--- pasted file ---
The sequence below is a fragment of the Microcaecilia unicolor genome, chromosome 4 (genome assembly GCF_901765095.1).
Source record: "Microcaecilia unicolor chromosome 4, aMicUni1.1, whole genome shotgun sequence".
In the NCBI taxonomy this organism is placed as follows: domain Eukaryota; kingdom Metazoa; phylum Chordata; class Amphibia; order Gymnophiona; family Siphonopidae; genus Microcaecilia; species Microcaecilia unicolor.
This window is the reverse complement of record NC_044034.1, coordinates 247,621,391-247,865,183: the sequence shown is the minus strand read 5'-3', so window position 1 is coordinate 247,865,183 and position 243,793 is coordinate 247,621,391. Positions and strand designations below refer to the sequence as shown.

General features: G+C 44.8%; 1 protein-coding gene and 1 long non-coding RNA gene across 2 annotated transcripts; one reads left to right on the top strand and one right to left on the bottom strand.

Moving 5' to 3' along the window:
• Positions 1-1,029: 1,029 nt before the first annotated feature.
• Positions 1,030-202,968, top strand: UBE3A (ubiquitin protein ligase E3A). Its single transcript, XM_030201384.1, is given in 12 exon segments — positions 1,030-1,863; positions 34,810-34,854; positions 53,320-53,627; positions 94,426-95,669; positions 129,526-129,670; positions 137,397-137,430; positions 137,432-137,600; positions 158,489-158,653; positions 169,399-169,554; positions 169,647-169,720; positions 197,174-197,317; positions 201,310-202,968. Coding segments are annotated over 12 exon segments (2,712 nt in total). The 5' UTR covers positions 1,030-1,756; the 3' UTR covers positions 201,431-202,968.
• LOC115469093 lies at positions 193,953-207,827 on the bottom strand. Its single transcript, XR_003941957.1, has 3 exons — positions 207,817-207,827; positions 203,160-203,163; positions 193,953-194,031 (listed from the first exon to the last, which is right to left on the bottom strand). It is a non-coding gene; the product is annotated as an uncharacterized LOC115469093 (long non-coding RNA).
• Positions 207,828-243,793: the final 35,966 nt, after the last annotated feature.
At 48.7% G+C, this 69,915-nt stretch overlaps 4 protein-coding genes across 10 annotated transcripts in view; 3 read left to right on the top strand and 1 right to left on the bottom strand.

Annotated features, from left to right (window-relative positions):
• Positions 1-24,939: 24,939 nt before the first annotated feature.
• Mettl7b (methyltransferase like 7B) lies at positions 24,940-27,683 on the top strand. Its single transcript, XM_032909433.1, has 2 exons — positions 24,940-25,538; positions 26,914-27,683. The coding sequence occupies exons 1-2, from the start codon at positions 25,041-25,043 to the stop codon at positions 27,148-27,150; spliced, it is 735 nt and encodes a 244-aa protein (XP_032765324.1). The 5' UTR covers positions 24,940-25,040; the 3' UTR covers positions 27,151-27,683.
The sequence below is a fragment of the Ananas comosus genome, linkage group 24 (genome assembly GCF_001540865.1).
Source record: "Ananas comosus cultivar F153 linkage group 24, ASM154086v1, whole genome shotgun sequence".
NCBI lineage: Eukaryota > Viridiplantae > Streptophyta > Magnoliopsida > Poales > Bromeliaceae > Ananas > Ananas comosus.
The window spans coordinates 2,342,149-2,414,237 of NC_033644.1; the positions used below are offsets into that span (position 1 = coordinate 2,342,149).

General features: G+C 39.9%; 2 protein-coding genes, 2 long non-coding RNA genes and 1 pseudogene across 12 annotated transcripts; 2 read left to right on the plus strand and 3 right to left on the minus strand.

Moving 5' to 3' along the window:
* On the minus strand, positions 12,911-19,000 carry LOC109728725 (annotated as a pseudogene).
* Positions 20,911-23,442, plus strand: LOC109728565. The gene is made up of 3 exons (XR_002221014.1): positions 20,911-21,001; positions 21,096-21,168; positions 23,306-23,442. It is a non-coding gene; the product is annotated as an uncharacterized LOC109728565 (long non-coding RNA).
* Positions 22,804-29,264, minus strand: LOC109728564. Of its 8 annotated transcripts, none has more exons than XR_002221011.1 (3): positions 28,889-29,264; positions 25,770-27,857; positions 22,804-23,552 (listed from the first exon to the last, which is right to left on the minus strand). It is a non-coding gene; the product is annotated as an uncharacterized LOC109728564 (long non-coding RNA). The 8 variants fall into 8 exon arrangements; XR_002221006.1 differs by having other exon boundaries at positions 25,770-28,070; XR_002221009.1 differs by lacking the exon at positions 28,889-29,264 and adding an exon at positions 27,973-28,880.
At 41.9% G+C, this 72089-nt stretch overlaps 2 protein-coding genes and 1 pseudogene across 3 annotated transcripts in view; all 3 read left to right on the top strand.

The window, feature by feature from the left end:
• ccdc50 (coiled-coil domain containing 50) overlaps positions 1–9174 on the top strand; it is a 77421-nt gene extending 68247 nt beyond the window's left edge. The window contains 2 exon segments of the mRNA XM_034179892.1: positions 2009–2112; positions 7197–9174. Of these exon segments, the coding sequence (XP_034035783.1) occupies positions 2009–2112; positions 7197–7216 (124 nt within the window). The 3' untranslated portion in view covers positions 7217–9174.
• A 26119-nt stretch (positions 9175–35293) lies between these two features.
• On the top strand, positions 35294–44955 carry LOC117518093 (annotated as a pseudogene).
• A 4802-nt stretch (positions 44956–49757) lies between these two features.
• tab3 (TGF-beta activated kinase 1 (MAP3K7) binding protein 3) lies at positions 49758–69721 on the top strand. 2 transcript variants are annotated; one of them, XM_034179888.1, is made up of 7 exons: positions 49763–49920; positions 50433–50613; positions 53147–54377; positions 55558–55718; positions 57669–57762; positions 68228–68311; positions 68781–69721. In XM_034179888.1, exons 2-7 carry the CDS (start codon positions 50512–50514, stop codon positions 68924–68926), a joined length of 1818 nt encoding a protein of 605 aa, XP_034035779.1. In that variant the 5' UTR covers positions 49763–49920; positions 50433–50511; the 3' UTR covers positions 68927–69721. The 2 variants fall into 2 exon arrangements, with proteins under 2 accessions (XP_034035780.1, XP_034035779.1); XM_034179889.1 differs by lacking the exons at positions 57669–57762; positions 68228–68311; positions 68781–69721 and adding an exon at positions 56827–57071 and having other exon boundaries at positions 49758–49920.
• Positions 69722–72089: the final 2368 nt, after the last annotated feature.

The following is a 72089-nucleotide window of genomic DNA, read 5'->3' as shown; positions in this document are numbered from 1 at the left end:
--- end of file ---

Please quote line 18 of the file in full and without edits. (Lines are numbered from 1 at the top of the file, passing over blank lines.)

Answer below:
The window spans coordinates 2,342,149-2,414,237 of NC_033644.1; the positions used below are offsets into that span (position 1 = coordinate 2,342,149).